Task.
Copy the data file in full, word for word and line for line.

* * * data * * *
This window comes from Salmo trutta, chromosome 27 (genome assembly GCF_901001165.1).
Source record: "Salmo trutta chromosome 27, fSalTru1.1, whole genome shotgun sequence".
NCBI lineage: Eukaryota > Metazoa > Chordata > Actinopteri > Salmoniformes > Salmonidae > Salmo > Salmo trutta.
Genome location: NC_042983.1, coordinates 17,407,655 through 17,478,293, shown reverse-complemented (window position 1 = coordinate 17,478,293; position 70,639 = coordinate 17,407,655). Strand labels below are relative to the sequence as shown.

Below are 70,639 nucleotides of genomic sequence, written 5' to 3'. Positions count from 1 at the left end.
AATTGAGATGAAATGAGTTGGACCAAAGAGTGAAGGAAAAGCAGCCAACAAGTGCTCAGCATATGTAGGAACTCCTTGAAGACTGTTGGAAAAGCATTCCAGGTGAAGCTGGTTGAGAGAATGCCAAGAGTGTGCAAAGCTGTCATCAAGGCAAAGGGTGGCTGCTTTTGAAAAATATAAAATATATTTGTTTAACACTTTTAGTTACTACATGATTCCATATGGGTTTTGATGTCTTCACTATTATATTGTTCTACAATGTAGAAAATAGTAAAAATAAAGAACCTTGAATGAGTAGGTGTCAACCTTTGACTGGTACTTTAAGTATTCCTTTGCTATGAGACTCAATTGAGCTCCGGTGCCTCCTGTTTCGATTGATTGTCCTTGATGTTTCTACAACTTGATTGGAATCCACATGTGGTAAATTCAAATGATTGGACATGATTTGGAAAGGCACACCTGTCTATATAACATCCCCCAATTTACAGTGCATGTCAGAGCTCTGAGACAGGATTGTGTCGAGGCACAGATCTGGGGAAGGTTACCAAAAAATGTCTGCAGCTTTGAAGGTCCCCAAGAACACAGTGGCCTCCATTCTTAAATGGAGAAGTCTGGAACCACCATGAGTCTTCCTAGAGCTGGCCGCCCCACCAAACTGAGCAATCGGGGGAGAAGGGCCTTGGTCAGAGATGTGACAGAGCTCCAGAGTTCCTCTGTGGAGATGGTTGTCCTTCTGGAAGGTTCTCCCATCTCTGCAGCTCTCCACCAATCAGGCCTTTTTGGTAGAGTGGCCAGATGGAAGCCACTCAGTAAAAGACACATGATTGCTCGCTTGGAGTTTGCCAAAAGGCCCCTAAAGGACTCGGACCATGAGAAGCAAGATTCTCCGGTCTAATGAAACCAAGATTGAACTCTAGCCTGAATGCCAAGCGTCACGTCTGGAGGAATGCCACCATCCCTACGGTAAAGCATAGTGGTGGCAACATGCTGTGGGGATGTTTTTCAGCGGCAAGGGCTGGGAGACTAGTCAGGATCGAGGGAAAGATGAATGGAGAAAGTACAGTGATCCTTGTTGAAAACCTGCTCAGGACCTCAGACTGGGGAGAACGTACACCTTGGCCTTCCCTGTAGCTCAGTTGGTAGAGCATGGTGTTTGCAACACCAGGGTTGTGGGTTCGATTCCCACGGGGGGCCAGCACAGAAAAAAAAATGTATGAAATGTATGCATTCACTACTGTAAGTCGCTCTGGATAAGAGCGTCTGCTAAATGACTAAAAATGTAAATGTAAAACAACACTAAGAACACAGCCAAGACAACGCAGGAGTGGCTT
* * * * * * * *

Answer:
This window comes from Salmo trutta, chromosome 27 (genome assembly GCF_901001165.1).
Source record: "Salmo trutta chromosome 27, fSalTru1.1, whole genome shotgun sequence".
NCBI lineage: Eukaryota > Metazoa > Chordata > Actinopteri > Salmoniformes > Salmonidae > Salmo > Salmo trutta.
Genome location: NC_042983.1, coordinates 17,407,655 through 17,478,293, shown reverse-complemented (window position 1 = coordinate 17,478,293; position 70,639 = coordinate 17,407,655). Strand labels below are relative to the sequence as shown.

Below are 70,639 nucleotides of genomic sequence, written 5' to 3'. Positions count from 1 at the left end.
AATTGAGATGAAATGAGTTGGACCAAAGAGTGAAGGAAAAGCAGCCAACAAGTGCTCAGCATATGTAGGAACTCCTTGAAGACTGTTGGAAAAGCATTCCAGGTGAAGCTGGTTGAGAGAATGCCAAGAGTGTGCAAAGCTGTCATCAAGGCAAAGGGTGGCTGCTTTTGAAAAATATAAAATATATTTGTTTAACACTTTTAGTTACTACATGATTCCATATGGGTTTTGATGTCTTCACTATTATATTGTTCTACAATGTAGAAAATAGTAAAAATAAAGAACCTTGAATGAGTAGGTGTCAACCTTTGACTGGTACTTTAAGTATTCCTTTGCTATGAGACTCAATTGAGCTCCGGTGCCTCCTGTTTCGATTGATTGTCCTTGATGTTTCTACAACTTGATTGGAATCCACATGTGGTAAATTCAAATGATTGGACATGATTTGGAAAGGCACACCTGTCTATATAACATCCCCCAATTTACAGTGCATGTCAGAGCTCTGAGACAGGATTGTGTCGAGGCACAGATCTGGGGAAGGTTACCAAAAAATGTCTGCAGCTTTGAAGGTCCCCAAGAACACAGTGGCCTCCATTCTTAAATGGAGAAGTCTGGAACCACCATGAGTCTTCCTAGAGCTGGCCGCCCCACCAAACTGAGCAATCGGGGGAGAAGGGCCTTGGTCAGAGATGTGACAGAGCTCCAGAGTTCCTCTGTGGAGATGGTTGTCCTTCTGGAAGGTTCTCCCATCTCTGCAGCTCTCCACCAATCAGGCCTTTTTGGTAGAGTGGCCAGATGGAAGCCACTCAGTAAAAGACACATGATTGCTCGCTTGGAGTTTGCCAAAAGGCCCCTAAAGGACTCGGACCATGAGAAGCAAGATTCTCCGGTCTAATGAAACCAAGATTGAACTCTAGCCTGAATGCCAAGCGTCACGTCTGGAGGAATGCCACCATCCCTACGGTAAAGCATAGTGGTGGCAACATGCTGTGGGGATGTTTTTCAGCGGCAAGGGCTGGGAGACTAGTCAGGATCGAGGGAAAGATGAATGGAGAAAGTACAGTGATCCTTGTTGAAAACCTGCTCAGGACCTCAGACTGGGGAGAACGTACACCTTGGCCTTCCCTGTAGCTCAGTTGGTAGAGCATGGTGTTTGCAACACCAGGGTTGTGGGTTCGATTCCCACGGGGGGCCAGCACAGAAAAAAAAATGTATGAAATGTATGCATTCACTACTGTAAGTCGCTCTGGATAAGAGCGTCTGCTAAATGACTAAAAATGTAAATGTAAAACAACACTAAGAACACAGCCAAGACAACGCAGGAGTGGCTT